The Garden of Brokenness
first heard about The Garden of Brokenness in the liner notes to Basinski’s collaboration with Richard Chartier (William Basinski + Richard Chartier), where the artists mentioned taking two works—Basinski’s Garden and another work by Chartier—and fusing them into something totally new, a truly creepy mixture of Chartier’s experimental drones and silences and Basinski’s subtle, esoteric beauty.
The Garden of Brokenness is certainly different from that other work. It’s neither creepy nor complex. In fact, this might be the simplest work Basinski has ever released. However, buried in this simplicity is a universe of fascinating aberrations, and it is the aberrations that really make this piece memorable.
The work consists of two parts that blend together over the course of fifty minutes. The first part is a tranquil piano melody that is played over and over again, in fits and starts, throughout. The second is an echoing, feedback-laden wall of noise that reflects the piano melody back on itself like a room of mirrors, turning the initial melody into a self-replicating monster at one moment (repeating itself over and over in sharper intensity) and dissolving into a gigantic chasm of noise at another moment. The work, then, is a series of waves of differing intensities crashing against the reader’s ears.
At times, the waves are utterly tranquil—the wall of noise barely penetrating the melody. At other times, the melody itself barely penetrates the noise. At still other times, the two sounds fight for bragging rights, slugging it out between our ears. And then there are times when Basinski organizes the two parts of his creation so that they remain separate from one another—the beautiful melody in the foreground, the wave of noise building and humming and breathing in the background.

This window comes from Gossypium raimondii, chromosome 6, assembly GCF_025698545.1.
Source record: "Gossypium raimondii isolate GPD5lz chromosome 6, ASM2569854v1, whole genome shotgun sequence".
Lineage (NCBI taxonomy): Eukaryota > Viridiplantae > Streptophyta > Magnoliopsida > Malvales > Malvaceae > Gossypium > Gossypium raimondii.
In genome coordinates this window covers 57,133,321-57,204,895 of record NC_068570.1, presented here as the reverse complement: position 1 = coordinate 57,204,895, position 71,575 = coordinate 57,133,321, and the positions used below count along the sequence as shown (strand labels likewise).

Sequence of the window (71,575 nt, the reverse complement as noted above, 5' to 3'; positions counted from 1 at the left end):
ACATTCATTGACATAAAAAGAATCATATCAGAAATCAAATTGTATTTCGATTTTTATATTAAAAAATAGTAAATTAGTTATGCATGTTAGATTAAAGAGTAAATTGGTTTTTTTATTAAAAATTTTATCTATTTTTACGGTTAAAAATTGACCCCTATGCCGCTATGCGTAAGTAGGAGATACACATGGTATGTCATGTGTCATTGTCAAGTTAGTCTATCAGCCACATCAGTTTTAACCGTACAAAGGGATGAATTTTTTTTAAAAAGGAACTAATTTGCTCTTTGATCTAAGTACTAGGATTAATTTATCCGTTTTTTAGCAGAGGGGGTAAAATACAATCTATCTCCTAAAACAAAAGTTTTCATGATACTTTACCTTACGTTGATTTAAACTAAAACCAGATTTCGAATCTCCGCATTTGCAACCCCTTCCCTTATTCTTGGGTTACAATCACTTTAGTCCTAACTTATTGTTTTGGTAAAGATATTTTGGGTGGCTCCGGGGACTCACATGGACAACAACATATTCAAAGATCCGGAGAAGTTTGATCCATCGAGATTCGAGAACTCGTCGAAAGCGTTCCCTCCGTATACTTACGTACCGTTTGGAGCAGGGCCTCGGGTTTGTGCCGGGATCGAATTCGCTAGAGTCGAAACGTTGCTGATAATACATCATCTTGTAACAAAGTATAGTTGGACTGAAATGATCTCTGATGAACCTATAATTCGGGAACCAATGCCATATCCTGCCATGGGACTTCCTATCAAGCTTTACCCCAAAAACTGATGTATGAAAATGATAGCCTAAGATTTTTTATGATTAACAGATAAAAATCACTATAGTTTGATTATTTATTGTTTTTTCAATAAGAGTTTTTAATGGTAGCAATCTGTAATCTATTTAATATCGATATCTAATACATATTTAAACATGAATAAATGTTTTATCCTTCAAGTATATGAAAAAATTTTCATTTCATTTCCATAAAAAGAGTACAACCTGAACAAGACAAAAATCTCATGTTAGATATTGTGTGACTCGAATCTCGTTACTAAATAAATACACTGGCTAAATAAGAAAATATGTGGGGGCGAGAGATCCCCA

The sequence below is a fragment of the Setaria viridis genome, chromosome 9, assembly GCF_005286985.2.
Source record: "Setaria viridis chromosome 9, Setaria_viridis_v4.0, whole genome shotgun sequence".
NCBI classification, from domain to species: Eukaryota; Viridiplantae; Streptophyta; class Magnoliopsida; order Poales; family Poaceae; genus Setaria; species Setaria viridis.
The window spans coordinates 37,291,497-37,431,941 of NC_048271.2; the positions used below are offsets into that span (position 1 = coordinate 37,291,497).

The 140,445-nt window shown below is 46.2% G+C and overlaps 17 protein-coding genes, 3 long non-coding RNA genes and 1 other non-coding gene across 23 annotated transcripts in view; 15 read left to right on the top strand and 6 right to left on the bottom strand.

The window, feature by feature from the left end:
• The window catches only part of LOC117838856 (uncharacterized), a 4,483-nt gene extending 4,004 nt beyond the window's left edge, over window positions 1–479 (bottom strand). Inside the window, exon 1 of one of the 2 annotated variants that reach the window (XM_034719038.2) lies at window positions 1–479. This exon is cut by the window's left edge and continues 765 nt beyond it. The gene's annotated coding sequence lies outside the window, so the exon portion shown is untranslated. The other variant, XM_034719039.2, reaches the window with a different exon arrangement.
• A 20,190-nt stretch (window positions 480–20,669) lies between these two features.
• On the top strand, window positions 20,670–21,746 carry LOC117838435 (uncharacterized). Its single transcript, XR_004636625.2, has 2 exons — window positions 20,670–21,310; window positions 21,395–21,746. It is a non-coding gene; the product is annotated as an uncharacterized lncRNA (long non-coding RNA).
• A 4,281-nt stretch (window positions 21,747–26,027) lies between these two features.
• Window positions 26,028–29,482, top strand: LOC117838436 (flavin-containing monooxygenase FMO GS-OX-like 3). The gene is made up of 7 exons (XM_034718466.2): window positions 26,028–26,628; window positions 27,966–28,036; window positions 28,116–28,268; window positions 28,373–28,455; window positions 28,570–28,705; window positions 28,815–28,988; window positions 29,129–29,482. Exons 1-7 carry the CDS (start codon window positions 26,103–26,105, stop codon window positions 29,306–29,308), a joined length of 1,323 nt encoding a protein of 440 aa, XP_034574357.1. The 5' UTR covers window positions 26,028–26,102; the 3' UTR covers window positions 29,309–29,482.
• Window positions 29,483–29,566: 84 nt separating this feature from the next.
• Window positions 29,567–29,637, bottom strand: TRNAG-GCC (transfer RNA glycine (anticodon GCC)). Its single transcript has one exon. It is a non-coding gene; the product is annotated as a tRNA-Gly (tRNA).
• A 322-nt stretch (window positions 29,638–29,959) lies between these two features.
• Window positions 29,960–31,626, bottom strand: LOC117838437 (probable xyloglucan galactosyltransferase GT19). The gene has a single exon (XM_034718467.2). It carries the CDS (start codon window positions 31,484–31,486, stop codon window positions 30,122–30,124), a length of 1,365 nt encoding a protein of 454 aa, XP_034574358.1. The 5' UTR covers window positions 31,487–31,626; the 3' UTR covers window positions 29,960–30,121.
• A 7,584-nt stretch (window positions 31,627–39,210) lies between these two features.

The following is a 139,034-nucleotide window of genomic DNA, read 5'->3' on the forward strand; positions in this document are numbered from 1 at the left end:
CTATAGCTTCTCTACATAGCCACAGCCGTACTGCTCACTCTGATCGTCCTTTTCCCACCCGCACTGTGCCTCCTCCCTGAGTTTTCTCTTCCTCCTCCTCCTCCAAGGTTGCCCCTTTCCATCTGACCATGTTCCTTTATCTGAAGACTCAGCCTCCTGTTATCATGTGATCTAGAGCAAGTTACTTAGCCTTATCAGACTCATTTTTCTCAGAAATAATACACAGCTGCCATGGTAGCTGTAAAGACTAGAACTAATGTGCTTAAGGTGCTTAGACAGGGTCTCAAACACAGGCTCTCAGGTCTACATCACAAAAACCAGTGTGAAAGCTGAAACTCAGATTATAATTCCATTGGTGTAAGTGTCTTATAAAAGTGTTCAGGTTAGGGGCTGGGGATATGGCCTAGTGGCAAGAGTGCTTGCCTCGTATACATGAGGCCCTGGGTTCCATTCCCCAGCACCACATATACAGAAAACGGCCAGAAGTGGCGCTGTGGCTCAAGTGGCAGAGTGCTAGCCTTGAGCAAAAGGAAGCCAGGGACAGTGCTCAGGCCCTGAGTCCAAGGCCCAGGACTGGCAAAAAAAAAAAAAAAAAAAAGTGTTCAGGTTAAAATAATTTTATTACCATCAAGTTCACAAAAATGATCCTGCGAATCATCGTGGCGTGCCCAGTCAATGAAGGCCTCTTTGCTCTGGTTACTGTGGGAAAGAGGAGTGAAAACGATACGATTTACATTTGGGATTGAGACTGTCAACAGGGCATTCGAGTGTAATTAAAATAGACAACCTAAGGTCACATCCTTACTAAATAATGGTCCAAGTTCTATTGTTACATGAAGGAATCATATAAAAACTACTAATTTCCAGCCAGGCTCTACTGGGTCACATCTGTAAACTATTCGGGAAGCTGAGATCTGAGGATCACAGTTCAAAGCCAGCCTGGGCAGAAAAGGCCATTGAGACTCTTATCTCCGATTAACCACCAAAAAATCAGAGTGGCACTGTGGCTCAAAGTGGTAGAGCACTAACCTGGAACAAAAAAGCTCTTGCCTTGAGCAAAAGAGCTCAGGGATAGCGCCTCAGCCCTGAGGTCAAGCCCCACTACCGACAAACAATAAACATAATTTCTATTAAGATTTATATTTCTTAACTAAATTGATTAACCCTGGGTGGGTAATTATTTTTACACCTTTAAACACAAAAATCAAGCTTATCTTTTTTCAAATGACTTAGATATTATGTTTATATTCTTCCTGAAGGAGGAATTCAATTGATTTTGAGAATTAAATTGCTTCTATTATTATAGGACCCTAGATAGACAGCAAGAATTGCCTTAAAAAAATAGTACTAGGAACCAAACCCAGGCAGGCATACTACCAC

Taken together, the work is a little like walking through a cave with a boom box in your hand. In smaller spaces, the boom box’s speakers dominate; in larger spaces, the reflection of the speakers dominate, bouncing off the cave walls and echoing in all directions until there are hundreds of different variations on the same sound all blurring together in a haze of noise. Since Basinski himself refers to this music as “dark” and “swampy,” I guess you could say that the cave metaphor might be an apt description of this music—provided that the cave in question is the one you float through on the “Pirates of the Caribbean” ride at Disneyland!
Basinski also refers to this music as “sad” and “elegiac,” and I suppose those two words are appropriate ones to use for this music, given how the end result of many of these loops is the collapse of a basic melody into a rumbling noise. However, I see more hope in this work than in, say, Basinski’s epic Disintegration Loops. There, the music falls apart, and he records the dying. Here, the music doesn’t really die; rather, it grows and expands and reverberates in the same way the sounds of nature can echo and expand across a landscape. Natural sounds die out, too, of course, but there’s no sadness in it—it’s just the temporal nature of sound. And that, I think, is what Basinski has created here, an illustration of the true beauty and frailty of sound itself, both as it exists in our world and as it exists in our imaginations.
Reviewed by: Michael Heumann
Reviewed on: 2005-12-19